July 29, 2017 - 3:50 pm
He was 12 when he hit Vegas for the first time — and in love.
Chart buster Richard Marx remembers it this way: “It was the first show I ever saw and there was Olivia Newton-John. I was actually so in love with her, but we didn’t have tickets in advance.”
No tix, no problem. “My Dad greased the maitre’d,” Marx recalled, laughing. “We got really close up, too. About 20 feet from the stage. Many years later, I ended up singing with her and writing songs with her, which just brought it full circle”
Grammy winner Marx, who has made countless hits and sold more than 30 million albums in his nearly 30-year career, talked with the Review-Journal ahead of his residency at the Flamingo Aug. 15-Sept. 2.
Review-Journal: What is a typical Sunday like for a Chicago-guy-turned Malibu resident who is married to the lovely Daisy Fuentes?
A typical Sunday is not crazy different from most days, if I’m home with Daisy. We aren’t early risers and love to sleep in. We also have two pit bulls who crawl up into bed with us as soon as we stir. That’s the official dog cue that they can jump up. You move an arm and they’re in the bed. The rest of the day in Malibu is long walks on the beach and a hike in the mountains. Living in Malibu is like living on vacation. Daisy and I are pretty much homebodies.
So, no swanky Sunday brunches?
Daisy is an amazing cook. She dedicated a lot of her energy in the last two years to converting all these recipes into the vegan version. If only every restaurant could take a page from her. When I’m on the road, I miss this tofu scramble Daisy makes. You would never in a million years know that it’s not eggs.
Tell us about your Vegas show. Are you playing all the hits?
I will concentrate on the hit singles when I tour, plus two or three different songs from the most recent album. I’ll change the set lists up from night to night. As for the hits, it’s not a hardship to play these songs. I love to play them every single night and I’m really grateful.
What will you and Daisy do in your free time while you’re here?
We’re outdoor people. We’ve already scoped out places to go outside and play some tennis. I’m also writing a bunch of material for a record. I’m even spending some of the time learning Spanish for Daisy and her family.
Is this so you can say romantic things to Daisy in Spanish?
I have a cheat sheet of romantic things to say to her in Spanish.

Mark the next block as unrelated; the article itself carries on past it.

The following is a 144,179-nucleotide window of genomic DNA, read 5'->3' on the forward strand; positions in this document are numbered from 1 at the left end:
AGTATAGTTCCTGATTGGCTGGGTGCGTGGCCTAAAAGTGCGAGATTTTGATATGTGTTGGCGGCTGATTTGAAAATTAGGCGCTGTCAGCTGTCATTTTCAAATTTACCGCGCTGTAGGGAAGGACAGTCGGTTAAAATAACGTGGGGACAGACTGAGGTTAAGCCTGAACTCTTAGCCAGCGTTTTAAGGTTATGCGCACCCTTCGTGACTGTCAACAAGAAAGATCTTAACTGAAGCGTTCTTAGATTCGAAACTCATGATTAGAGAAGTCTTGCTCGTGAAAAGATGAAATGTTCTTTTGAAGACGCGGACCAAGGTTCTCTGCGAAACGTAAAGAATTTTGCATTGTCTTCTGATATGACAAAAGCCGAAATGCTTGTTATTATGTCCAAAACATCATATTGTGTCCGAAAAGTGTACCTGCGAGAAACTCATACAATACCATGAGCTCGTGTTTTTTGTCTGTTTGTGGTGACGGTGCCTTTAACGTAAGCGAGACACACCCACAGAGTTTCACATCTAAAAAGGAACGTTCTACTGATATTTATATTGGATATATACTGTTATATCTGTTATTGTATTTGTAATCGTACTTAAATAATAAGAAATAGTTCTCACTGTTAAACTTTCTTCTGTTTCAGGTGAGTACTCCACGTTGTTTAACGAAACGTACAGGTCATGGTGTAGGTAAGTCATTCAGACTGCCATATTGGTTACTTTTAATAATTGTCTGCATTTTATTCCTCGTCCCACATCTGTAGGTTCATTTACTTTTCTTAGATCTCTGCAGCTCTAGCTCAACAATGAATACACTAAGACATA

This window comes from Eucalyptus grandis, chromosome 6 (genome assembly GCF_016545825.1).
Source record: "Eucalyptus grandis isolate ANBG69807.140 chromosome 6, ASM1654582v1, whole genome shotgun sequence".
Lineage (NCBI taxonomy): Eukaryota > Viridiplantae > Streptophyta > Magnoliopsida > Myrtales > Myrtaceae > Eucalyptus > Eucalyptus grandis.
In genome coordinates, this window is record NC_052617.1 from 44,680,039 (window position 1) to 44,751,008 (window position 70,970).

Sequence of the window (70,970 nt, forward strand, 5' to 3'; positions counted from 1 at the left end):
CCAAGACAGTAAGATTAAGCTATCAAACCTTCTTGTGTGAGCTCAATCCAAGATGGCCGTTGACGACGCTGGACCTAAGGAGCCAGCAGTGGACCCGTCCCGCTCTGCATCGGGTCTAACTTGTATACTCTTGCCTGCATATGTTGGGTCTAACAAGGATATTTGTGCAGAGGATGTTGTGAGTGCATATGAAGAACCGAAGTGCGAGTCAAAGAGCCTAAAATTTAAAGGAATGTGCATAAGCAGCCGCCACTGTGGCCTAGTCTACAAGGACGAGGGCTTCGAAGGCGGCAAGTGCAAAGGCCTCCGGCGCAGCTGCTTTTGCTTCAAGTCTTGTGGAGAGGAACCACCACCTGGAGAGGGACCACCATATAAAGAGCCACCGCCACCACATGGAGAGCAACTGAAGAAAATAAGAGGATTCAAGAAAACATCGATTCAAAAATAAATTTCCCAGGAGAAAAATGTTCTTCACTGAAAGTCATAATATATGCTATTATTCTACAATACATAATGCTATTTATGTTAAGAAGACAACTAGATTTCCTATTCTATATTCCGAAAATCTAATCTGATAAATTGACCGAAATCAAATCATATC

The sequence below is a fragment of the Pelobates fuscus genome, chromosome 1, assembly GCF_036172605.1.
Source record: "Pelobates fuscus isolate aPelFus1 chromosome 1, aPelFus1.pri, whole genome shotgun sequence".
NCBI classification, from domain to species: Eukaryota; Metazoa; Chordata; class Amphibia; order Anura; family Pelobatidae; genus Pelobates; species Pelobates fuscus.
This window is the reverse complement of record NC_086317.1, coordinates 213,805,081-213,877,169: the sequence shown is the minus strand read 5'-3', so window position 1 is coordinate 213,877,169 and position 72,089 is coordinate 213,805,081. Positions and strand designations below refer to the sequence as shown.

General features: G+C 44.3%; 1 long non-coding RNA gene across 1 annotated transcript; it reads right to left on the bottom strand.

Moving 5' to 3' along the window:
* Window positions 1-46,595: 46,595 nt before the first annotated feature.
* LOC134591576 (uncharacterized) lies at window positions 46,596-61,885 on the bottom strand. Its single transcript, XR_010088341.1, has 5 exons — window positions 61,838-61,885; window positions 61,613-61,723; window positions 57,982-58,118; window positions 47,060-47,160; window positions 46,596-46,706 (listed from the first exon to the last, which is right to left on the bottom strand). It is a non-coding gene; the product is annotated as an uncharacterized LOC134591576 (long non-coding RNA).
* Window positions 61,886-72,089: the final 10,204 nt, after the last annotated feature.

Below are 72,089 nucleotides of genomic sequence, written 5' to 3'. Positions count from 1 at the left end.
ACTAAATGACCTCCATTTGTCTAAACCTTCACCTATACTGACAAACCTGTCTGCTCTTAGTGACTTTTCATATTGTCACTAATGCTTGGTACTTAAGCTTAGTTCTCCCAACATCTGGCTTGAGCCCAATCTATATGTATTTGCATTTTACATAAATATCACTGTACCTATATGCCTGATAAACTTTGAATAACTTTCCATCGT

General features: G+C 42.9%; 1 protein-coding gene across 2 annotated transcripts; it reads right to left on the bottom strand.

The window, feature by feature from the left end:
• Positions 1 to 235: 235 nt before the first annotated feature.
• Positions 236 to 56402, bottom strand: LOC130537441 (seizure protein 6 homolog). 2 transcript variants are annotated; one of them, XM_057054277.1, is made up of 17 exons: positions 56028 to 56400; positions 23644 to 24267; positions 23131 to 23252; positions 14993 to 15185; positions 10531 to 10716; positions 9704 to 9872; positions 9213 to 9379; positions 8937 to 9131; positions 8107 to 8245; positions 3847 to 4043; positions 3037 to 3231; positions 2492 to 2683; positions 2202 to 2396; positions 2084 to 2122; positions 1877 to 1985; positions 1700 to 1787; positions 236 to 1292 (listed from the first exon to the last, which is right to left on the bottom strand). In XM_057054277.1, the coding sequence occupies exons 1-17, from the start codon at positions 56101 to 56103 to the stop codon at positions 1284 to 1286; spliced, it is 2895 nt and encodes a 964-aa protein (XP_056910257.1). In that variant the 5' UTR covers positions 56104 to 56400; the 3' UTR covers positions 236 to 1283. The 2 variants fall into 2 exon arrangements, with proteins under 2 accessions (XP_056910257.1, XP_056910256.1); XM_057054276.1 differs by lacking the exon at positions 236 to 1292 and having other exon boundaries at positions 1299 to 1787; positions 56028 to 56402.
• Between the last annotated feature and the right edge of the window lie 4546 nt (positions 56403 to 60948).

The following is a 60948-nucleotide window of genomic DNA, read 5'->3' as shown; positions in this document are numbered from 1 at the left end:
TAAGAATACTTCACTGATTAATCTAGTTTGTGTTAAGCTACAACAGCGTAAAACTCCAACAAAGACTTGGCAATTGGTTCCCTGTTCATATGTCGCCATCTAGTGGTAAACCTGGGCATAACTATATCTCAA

You write such romantic songs. Are you a mushy guy in real life?
I’ve always been that way. I love romance and I’m not the kind of guy who gets lazy about that kind of stuff. Now, more so than ever, I’m romantic and my partner is someone who truly appreciates it. Daisy is as cool and funny and smart as she is beautiful. When it comes to romance, her reaction is also a great motivator. When I’m away, I have someone show up with flowers and a note. The small stuff is what counts.
Let’s rewind to the ’80s or the major hair era. How much effort did it take for you to have that feathered mullet?
Ah, the ’80s. I remember it took all of five minutes to do my ’do. I had this thick, wavy, curly mane of hair and I never used product or hair spray. I would use a round brush and a blow dryer to get it as straight as I could. Then I’d walk on stage and in two songs, I’d have the biggest ’fro. In the ’80s, it was perfect. I was trying to rock the Mel Gibson ‘Lethal Weapon’ look.
Speaking of big names, you’ve been famous for so long. Who have you ever met who knocked your socks off?
I never met Elvis, but did meet a bunch of people in Elvis’ life, which was amazing. One of my first idols was Tom Jones. I remember I was in Vegas about eight years ago and I met Tom. We did a little work together in a studio and a show. After the show, I was hanging out with Tom Jones and thought, ‘This is just about the coolest guy ever.’ He really made an impact. Same goes with Kenny Loggins — a huge influence. We hang out together.
Back to your 12-year-old self seeing Olivia Newton-John in Vegas. Did you think she was singing just to you?
Of course, she was only singing for me. (He laughs). The funny thing is I used to sing her song “Suddenly” in my basement when I was younger and pretend I was singing with her. I’d imagine looking into her eyes and singing it. Flash forward 20 years and we did a charity event together. She said, “I’d love to do ‘Suddenly’ with you.” Then Olivia asked, “Do you need the lyrics?” I was like, “Um, I don’t need the lyrics.”
You will stand there, sign autographs and really talk to your fans. Why not throw some rock-star attitude?
That’s not who I am. Fans coming up who have supported me are welcome. They’re not an invasion. I want people who walk up to me to be glad they came up to me. You take a minute or two. You talk.
And you rescue pit bulls, too.
I was one of those people who bit into the pit bull myth and was leery of them. When Daisy and I were dating, she decided to foster this pit named Bronx. This 105-pound dog shows up at our door. Consider that my fingers are part of my livelihood. It didn’t take long, however, to see how misunderstood and how sweet this dog was and how he was part of our family. Now Bronx and I have a real special bond.